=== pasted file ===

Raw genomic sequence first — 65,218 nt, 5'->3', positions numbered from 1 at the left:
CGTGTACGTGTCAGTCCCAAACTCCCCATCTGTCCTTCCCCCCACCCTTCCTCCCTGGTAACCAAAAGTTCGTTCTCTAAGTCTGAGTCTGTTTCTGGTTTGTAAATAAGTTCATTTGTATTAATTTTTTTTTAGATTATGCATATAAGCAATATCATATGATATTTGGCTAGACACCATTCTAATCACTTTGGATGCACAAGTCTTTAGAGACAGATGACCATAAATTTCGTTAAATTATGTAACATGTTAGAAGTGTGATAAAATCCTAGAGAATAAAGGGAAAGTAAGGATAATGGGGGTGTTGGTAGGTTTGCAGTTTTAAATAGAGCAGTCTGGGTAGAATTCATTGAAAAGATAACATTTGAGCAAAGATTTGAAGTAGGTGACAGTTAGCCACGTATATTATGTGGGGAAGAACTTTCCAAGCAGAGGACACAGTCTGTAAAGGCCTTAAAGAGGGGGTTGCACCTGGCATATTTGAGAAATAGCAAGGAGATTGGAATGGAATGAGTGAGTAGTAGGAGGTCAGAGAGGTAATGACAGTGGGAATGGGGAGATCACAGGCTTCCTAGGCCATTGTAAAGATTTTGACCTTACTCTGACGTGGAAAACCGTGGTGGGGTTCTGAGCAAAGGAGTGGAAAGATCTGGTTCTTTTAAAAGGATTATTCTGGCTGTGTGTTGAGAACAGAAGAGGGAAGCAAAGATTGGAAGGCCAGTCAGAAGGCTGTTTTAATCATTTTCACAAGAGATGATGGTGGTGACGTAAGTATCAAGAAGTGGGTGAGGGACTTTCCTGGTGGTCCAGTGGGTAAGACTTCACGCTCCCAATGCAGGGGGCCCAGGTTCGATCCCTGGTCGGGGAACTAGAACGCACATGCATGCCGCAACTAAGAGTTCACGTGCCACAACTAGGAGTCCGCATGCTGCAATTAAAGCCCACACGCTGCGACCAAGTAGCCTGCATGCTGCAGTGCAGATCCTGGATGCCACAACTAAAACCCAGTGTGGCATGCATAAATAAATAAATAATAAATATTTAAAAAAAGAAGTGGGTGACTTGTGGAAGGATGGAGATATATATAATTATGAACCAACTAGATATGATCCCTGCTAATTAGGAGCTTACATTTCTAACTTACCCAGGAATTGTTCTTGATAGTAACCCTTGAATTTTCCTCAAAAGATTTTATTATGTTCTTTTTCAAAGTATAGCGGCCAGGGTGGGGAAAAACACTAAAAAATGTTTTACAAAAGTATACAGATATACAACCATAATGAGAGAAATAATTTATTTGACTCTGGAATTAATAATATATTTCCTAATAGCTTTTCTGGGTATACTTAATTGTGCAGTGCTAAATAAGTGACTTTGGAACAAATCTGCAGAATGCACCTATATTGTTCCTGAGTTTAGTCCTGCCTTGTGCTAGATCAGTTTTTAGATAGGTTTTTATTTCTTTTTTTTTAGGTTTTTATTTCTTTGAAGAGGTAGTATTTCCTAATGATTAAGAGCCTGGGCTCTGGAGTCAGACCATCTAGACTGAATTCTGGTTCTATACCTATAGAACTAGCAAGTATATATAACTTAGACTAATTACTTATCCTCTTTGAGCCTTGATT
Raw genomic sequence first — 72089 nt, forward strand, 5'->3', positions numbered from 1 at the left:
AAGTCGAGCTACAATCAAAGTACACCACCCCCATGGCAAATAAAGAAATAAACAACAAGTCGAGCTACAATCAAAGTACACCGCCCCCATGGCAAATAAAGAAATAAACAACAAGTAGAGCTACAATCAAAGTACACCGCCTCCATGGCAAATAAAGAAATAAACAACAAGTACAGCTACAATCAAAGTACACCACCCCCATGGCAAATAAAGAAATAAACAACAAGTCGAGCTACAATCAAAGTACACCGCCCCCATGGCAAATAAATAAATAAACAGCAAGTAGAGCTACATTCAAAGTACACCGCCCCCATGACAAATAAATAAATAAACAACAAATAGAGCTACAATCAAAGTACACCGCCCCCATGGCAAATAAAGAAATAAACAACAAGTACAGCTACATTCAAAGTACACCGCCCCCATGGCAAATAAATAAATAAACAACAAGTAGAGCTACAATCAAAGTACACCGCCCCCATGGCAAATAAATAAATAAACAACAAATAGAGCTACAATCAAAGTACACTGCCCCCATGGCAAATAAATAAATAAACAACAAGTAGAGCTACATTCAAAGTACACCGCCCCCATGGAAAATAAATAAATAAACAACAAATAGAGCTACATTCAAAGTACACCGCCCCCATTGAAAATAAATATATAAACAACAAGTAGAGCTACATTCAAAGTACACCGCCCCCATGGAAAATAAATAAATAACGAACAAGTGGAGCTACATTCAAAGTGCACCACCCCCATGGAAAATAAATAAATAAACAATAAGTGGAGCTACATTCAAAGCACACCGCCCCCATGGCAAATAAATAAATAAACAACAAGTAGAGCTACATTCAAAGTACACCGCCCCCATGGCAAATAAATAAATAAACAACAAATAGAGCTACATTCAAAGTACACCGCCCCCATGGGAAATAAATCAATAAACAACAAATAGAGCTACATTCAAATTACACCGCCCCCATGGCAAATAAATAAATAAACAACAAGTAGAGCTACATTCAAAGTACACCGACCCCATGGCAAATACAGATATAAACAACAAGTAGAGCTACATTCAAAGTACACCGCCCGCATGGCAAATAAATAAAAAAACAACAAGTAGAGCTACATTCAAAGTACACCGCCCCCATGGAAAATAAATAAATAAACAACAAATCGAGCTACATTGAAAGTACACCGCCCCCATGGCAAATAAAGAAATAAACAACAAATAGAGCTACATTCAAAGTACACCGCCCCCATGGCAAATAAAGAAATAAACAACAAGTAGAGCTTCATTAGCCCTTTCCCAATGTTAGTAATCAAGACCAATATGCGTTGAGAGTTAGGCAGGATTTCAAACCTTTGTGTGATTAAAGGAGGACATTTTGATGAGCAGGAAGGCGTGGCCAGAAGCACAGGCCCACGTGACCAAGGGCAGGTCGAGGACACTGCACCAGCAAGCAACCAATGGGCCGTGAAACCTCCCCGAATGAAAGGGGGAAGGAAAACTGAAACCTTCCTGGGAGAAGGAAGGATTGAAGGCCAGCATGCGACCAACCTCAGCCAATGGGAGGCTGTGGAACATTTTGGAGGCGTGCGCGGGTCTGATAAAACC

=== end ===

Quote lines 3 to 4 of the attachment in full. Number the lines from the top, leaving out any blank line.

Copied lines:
Raw genomic sequence first — 72089 nt, forward strand, 5'->3', positions numbered from 1 at the left:
AAGTCGAGCTACAATCAAAGTACACCACCCCCATGGCAAATAAAGAAATAAACAACAAGTCGAGCTACAATCAAAGTACACCGCCCCCATGGCAAATAAAGAAATAAACAACAAGTAGAGCTACAATCAAAGTACACCGCCTCCATGGCAAATAAAGAAATAAACAACAAGTACAGCTACAATCAAAGTACACCACCCCCATGGCAAATAAAGAAATAAACAACAAGTCGAGCTACAATCAAAGTACACCGCCCCCATGGCAAATAAATAAATAAACAGCAAGTAGAGCTACATTCAAAGTACACCGCCCCCATGACAAATAAATAAATAAACAACAAATAGAGCTACAATCAAAGTACACCGCCCCCATGGCAAATAAAGAAATAAACAACAAGTACAGCTACATTCAAAGTACACCGCCCCCATGGCAAATAAATAAATAAACAACAAGTAGAGCTACAATCAAAGTACACCGCCCCCATGGCAAATAAATAAATAAACAACAAATAGAGCTACAATCAAAGTACACTGCCCCCATGGCAAATAAATAAATAAACAACAAGTAGAGCTACATTCAAAGTACACCGCCCCCATGGAAAATAAATAAATAAACAACAAATAGAGCTACATTCAAAGTACACCGCCCCCATTGAAAATAAATATATAAACAACAAGTAGAGCTACATTCAAAGTACACCGCCCCCATGGAAAATAAATAAATAACGAACAAGTGGAGCTACATTCAAAGTGCACCACCCCCATGGAAAATAAATAAATAAACAATAAGTGGAGCTACATTCAAAGCACACCGCCCCCATGGCAAATAAATAAATAAACAACAAGTAGAGCTACATTCAAAGTACACCGCCCCCATGGCAAATAAATAAATAAACAACAAATAGAGCTACATTCAAAGTACACCGCCCCCATGGGAAATAAATCAATAAACAACAAATAGAGCTACATTCAAATTACACCGCCCCCATGGCAAATAAATAAATAAACAACAAGTAGAGCTACATTCAAAGTACACCGACCCCATGGCAAATACAGATATAAACAACAAGTAGAGCTACATTCAAAGTACACCGCCCGCATGGCAAATAAATAAAAAAACAACAAGTAGAGCTACATTCAAAGTACACCGCCCCCATGGAAAATAAATAAATAAACAACAAATCGAGCTACATTGAAAGTACACCGCCCCCATGGCAAATAAAGAAATAAACAACAAATAGAGCTACATTCAAAGTACACCGCCCCCATGGCAAATAAAGAAATAAACAACAAGTAGAGCTTCATTAGCCCTTTCCCAATGTTAGTAATCAAGACCAATATGCGTTGAGAGTTAGGCAGGATTTCAAACCTTTGTGTGATTAAAGGAGGACATTTTGATGAGCAGGAAGGCGTGGCCAGAAGCACAGGCCCACGTGACCAAGGGCAGGTCGAGGACACTGCACCAGCAAGCAACCAATGGGCCGTGAAACCTCCCCGAATGAAAGGGGGAAGGAAAACTGAAACCTTCCTGGGAGAAGGAAGGATTGAAGGCCAGCATGCGACCAACCTCAGCCAATGGGAGGCTGTGGAACATTTTGGAGGCGTGCGCGGGTCTGATAAAACC